Yoga For the Body and Mind
Last reviewed on January 26, 2011
By Howard LeWine, M.D.
With all the hype about yoga, there has to be a lot more to it than sitting cross-legged and contorting your body in weird poses. And there is much more. With over 800 styles of yoga to choose from, how can you find one that you might like?
Rooted in Indian philosophy, yoga is an ancient method of relaxation, regarded by many as a spiritual experience. However, in the last five years yoga has become ubiquitous, with independent studios sprouting everywhere and fitness centers incorporating yoga classes into their group instruction curriculum. Although some people still view yoga as a practice reserved for spiritual seekers looking for inner peace, yoga is rapidly being embraced by many Americans as an alternative or additional way to increase strength, endurance and body tone.
In fact, today many fitness experts recognize yoga as a valuable part of functional training. Functional training (also called functional exercise) has become a buzz word in the fitness industry, used in programs for competitive athletes as well as recreational exercisers. Functional training focuses on endurance, strength and coordination to allow individuals to maximize performance of everyday tasks.
In a weight-training routine, incorporating deadlifts (a great exercise to strengthen the back and thigh muscles) can help to decrease the likelihood of injury and strain in a simple movement like bending over to tie your shoe. Similarly, yoga can functionally develop the body by improving the body's ability to interpret and respond to nerve signals sent back and forth between the muscles and the brain. The increased connectedness of mind, nerves and muscles results in more fluid body motions and quicker adjustments to unexpected situations like tripping over a curb.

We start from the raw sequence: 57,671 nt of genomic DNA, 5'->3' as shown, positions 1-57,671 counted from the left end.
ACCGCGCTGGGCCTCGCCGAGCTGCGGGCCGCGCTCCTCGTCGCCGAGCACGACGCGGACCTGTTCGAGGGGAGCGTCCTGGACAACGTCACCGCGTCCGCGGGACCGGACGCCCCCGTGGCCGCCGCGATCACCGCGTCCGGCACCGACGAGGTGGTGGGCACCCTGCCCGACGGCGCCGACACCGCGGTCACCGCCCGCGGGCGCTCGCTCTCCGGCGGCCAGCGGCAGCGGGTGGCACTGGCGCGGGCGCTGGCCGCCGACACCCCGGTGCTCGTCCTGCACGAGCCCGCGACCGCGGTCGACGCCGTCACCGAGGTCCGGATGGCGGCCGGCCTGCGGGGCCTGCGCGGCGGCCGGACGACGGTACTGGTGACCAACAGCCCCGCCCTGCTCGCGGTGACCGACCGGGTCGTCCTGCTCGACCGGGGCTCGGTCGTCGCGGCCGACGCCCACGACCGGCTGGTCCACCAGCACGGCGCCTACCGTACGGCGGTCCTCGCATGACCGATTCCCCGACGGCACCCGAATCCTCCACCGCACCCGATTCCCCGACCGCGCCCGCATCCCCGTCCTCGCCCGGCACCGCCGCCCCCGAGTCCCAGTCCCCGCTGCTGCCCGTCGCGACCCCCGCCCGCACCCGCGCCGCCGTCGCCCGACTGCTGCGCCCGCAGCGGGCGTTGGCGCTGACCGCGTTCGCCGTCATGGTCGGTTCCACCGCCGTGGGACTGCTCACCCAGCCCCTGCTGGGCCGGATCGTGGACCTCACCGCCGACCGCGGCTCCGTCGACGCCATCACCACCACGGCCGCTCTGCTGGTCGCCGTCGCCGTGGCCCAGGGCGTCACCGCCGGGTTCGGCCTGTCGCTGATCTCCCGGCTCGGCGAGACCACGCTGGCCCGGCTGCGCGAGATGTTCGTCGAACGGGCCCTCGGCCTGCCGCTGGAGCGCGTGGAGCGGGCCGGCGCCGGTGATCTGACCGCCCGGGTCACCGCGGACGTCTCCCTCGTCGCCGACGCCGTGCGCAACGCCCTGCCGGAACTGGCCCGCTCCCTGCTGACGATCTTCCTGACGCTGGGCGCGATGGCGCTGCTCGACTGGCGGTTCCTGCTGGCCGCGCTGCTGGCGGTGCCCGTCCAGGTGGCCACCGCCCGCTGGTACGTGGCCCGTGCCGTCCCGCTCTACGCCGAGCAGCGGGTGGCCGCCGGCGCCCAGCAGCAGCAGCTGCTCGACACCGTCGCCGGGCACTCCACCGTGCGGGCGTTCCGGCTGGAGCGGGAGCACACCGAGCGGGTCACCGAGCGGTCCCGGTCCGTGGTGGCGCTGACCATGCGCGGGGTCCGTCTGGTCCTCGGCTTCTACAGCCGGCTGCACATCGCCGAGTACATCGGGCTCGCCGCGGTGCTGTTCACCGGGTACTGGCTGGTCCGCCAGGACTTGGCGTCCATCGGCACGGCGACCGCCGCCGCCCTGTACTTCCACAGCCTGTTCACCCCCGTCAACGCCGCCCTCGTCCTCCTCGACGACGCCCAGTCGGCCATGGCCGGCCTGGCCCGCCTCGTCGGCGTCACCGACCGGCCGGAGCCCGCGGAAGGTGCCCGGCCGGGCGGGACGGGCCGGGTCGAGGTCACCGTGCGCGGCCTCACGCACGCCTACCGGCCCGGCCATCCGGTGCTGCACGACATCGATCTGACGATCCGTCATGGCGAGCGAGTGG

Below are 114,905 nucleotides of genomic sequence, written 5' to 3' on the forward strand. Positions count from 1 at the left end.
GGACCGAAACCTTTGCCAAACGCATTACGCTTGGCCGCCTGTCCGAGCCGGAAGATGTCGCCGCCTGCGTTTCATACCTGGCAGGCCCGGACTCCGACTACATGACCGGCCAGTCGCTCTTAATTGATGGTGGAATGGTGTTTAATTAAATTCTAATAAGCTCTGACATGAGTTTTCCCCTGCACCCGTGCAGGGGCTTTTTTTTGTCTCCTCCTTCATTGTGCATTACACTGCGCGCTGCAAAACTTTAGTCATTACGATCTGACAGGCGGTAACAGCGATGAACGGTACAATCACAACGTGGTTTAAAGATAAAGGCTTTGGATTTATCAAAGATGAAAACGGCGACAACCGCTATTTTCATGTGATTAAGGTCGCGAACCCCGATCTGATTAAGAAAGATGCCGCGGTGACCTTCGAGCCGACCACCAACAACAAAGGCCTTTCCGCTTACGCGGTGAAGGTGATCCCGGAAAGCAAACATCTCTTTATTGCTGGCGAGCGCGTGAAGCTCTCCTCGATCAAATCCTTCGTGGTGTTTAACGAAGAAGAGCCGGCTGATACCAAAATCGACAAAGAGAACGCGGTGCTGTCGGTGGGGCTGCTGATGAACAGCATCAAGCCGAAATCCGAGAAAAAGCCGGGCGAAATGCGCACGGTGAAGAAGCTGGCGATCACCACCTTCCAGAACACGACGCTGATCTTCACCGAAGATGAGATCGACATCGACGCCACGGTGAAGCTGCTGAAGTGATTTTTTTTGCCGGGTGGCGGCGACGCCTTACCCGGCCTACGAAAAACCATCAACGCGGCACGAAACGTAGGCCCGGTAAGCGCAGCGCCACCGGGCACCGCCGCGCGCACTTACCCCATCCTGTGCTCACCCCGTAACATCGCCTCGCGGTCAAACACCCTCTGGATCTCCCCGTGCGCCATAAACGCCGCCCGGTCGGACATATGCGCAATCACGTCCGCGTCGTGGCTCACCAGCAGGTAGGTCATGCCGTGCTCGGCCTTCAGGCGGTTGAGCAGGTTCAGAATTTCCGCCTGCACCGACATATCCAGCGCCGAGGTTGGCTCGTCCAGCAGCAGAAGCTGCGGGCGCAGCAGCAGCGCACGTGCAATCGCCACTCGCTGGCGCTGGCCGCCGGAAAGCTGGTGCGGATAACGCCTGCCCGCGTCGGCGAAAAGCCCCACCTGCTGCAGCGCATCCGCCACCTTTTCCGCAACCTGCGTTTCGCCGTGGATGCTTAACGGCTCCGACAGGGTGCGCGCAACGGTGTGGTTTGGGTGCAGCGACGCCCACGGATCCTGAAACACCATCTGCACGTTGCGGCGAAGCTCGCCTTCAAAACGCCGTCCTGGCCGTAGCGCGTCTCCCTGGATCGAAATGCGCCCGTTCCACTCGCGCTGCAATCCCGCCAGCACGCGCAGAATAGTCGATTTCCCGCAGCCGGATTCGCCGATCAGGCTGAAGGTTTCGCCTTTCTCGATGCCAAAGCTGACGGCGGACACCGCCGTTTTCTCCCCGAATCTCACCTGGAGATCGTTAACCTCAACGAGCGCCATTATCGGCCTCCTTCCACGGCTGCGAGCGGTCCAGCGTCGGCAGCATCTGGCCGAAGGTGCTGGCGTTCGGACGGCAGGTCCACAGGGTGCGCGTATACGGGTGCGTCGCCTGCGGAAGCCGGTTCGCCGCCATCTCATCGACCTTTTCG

Yoga practice is commonly broken down into different postures or asanas. The different postures are guided by breath and focus on using core strength (mula bandha) to move energy (prana) through the body. Because there are many different schools of yoga, it can be challenging to nail down which discipline is right for you. Below is a simple guide to the different branches of yoga.
Most yoga classes range from 60 to 90 minutes long.
With so many styles of yoga, and its growing popularity, fitness centers and independent studios have begun to group yoga disciplines. For example, you might attend a class called restorative yoga or athletic yoga. Broad terms are used to help students relate to the practice and get a general sense of the flow of the class. You may also encounter hybrid fitness classes that incorporate yoga techniques, such as yogalates (a combination of yoga and Pilates), spin yoga (a class of half cycling and half yoga), and kids' yoga (promoting movement, physical expression and inner spirit for kids).
Yoga can be a great vehicle for positive physical and mental transformation. Ultimately, trial and error is the best way to determine which style of yoga is right for you. Trying different classes and different teachers can help you find one that meets your needs.
Howard LeWine, M.D., is chief editor of Internet publishing, Harvard Health Publications. He is a clinical instructor of medicine at Harvard Medical School and Brigham and Women's Hospital. Dr. LeWine has been a primary care internist and teacher of internal medicine since 1978.